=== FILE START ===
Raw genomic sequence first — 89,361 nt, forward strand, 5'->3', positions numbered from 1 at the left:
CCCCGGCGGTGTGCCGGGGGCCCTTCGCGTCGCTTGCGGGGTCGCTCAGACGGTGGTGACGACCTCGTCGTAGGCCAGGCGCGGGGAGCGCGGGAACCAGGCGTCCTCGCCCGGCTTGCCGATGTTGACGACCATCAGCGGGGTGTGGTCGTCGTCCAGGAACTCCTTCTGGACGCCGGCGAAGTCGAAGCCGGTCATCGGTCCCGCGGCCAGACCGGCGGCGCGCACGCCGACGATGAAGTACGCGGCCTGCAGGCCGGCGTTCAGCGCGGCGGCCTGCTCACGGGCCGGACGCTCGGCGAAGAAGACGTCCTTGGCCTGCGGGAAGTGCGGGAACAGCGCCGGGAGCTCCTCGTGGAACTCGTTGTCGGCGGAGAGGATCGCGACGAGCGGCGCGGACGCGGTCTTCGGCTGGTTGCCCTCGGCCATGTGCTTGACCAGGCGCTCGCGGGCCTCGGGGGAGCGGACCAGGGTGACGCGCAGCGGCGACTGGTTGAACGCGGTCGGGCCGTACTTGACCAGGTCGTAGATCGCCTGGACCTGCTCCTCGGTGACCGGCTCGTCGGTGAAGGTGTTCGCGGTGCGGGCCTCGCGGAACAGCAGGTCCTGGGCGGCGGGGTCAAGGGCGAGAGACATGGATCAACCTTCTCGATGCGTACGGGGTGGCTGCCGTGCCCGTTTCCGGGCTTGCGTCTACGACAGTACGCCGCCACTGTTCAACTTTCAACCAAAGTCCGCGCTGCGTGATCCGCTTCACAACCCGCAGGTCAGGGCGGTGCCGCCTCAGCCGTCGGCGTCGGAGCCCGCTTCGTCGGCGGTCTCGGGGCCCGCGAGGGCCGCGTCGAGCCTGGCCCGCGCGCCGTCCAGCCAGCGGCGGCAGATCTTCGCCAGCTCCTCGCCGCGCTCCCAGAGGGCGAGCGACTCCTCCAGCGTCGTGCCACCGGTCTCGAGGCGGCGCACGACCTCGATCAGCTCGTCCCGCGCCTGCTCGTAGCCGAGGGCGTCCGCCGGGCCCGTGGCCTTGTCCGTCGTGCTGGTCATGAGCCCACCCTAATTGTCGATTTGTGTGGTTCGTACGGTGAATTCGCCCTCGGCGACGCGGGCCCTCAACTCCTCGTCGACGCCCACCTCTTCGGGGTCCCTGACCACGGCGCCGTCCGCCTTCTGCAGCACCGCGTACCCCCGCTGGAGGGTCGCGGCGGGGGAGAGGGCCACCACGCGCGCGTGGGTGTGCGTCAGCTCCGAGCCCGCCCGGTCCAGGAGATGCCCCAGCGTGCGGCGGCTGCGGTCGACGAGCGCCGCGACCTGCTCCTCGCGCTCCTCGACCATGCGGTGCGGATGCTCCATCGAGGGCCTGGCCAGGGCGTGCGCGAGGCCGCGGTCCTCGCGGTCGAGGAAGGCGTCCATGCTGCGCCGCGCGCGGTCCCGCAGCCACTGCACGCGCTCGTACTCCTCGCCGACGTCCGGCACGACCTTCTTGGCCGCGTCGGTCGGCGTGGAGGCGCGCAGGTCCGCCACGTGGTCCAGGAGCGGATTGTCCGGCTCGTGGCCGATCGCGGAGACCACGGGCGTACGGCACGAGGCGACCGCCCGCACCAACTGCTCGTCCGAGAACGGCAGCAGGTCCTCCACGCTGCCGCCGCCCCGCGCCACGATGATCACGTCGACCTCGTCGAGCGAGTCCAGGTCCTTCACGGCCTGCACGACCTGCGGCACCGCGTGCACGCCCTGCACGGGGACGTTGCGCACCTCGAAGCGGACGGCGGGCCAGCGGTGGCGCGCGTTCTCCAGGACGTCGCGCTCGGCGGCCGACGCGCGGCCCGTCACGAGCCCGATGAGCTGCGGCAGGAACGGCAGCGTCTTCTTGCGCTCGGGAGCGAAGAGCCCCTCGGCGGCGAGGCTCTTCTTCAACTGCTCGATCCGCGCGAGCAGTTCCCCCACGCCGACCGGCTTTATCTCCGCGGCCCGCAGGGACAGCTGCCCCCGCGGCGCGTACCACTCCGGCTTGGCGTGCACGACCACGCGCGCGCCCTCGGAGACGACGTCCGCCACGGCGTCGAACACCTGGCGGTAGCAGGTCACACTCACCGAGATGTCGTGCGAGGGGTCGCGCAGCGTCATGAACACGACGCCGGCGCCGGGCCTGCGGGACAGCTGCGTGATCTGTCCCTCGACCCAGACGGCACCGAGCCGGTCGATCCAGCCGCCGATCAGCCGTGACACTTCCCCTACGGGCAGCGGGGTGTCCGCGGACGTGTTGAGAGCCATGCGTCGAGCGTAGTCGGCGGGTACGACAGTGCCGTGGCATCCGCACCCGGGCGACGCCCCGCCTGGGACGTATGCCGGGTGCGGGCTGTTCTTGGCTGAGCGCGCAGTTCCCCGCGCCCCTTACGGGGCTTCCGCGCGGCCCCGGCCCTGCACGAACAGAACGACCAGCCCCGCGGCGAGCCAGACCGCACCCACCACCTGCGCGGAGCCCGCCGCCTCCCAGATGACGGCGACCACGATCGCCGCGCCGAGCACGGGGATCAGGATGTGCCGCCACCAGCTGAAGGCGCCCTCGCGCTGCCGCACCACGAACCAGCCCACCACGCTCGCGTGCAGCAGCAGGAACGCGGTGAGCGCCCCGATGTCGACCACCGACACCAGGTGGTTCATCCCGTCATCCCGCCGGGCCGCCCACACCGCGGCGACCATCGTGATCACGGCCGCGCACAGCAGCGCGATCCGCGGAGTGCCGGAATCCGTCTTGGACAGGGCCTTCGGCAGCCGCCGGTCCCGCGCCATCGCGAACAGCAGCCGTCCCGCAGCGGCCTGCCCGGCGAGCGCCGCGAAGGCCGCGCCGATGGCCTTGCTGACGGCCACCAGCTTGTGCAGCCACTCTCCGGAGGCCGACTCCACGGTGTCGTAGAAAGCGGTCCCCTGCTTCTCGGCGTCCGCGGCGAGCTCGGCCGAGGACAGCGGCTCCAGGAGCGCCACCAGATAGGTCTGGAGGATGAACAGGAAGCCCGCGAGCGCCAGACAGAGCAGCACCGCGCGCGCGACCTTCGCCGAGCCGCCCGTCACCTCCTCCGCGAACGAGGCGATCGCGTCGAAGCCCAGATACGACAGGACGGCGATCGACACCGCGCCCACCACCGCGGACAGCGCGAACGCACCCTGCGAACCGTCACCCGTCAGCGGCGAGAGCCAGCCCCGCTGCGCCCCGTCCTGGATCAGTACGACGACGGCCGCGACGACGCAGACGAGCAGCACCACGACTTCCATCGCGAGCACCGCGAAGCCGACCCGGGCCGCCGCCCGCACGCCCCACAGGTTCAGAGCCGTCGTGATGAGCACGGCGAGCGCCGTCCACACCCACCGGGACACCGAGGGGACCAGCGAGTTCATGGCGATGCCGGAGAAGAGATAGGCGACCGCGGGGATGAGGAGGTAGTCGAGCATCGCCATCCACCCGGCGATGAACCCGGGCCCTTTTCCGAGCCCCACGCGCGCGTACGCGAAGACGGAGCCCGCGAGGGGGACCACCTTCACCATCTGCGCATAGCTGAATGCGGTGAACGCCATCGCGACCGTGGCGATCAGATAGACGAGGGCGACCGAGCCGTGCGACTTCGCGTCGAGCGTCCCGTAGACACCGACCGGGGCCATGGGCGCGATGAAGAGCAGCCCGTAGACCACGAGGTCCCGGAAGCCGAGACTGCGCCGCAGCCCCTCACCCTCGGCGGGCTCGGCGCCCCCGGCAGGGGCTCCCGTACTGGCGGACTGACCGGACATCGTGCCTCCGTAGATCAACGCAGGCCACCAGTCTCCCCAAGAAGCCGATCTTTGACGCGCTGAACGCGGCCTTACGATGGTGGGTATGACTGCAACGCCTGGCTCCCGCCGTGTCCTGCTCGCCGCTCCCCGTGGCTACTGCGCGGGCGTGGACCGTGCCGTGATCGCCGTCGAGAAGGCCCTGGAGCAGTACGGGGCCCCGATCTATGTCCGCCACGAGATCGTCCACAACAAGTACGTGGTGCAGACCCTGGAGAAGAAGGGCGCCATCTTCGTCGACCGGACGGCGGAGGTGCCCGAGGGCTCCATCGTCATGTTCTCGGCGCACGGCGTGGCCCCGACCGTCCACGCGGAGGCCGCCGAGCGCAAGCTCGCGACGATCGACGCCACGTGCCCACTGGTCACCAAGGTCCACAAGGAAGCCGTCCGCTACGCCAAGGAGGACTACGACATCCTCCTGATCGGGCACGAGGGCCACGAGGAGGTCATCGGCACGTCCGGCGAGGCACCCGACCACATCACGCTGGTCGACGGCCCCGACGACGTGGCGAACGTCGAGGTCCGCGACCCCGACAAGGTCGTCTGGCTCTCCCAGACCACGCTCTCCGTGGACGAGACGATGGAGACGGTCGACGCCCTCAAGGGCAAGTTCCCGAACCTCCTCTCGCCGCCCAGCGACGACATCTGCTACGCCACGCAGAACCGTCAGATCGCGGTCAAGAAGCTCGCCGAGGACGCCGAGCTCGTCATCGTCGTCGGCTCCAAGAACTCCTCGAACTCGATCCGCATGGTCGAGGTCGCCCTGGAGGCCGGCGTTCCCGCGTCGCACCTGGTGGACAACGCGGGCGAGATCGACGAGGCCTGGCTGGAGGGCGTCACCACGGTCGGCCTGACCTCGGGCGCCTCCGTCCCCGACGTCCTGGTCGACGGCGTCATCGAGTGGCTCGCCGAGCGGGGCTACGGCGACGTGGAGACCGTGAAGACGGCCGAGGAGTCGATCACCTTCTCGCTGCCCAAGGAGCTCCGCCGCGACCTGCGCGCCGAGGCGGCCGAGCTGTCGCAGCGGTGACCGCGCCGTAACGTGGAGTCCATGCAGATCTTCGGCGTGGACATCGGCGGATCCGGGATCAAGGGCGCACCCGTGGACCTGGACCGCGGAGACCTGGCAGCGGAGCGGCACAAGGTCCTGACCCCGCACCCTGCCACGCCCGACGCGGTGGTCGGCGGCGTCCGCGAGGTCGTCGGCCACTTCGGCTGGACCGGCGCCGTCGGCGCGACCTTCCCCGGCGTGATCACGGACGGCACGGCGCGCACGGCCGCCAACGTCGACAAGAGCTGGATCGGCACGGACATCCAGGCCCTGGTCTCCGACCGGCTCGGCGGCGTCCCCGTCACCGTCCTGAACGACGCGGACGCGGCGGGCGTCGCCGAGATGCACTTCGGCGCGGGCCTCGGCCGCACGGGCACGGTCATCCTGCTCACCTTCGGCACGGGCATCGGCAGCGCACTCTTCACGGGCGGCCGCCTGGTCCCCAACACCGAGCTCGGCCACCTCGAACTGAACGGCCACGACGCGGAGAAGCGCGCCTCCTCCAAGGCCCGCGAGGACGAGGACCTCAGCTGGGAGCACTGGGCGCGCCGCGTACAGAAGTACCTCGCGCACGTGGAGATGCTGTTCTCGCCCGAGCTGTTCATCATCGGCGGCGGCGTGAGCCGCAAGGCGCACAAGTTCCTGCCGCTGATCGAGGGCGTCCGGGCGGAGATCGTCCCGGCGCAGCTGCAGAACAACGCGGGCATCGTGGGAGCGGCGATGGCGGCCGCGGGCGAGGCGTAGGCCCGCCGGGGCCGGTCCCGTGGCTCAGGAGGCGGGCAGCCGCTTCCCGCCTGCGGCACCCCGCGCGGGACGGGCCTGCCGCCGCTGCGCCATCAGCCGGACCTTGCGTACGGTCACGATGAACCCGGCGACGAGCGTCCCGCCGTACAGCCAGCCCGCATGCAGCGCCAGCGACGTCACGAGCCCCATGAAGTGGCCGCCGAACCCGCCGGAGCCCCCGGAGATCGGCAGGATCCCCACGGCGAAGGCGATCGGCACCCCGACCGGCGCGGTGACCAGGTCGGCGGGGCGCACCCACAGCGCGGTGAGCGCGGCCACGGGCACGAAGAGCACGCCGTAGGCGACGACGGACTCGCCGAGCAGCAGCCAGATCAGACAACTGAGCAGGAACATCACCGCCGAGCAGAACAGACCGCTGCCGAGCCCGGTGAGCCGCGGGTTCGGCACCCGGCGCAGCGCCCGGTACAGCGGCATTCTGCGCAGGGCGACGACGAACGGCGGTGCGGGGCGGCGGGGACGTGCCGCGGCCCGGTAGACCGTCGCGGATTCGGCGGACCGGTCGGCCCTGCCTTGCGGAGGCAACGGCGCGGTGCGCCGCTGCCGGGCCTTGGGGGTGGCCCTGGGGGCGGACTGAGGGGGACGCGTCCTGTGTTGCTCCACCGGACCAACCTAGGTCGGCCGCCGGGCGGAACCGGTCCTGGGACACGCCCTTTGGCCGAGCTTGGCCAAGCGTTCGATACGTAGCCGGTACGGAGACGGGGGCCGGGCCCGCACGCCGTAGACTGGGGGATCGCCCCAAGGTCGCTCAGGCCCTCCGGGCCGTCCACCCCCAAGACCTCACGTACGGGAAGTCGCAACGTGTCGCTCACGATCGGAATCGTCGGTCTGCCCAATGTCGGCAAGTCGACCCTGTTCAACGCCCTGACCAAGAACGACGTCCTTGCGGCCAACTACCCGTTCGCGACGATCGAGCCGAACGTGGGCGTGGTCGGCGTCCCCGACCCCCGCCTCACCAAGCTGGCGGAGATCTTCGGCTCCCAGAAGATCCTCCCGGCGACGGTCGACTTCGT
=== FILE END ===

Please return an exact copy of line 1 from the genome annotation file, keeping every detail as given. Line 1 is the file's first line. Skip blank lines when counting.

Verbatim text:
Raw genomic sequence first — 89,361 nt, forward strand, 5'->3', positions numbered from 1 at the left: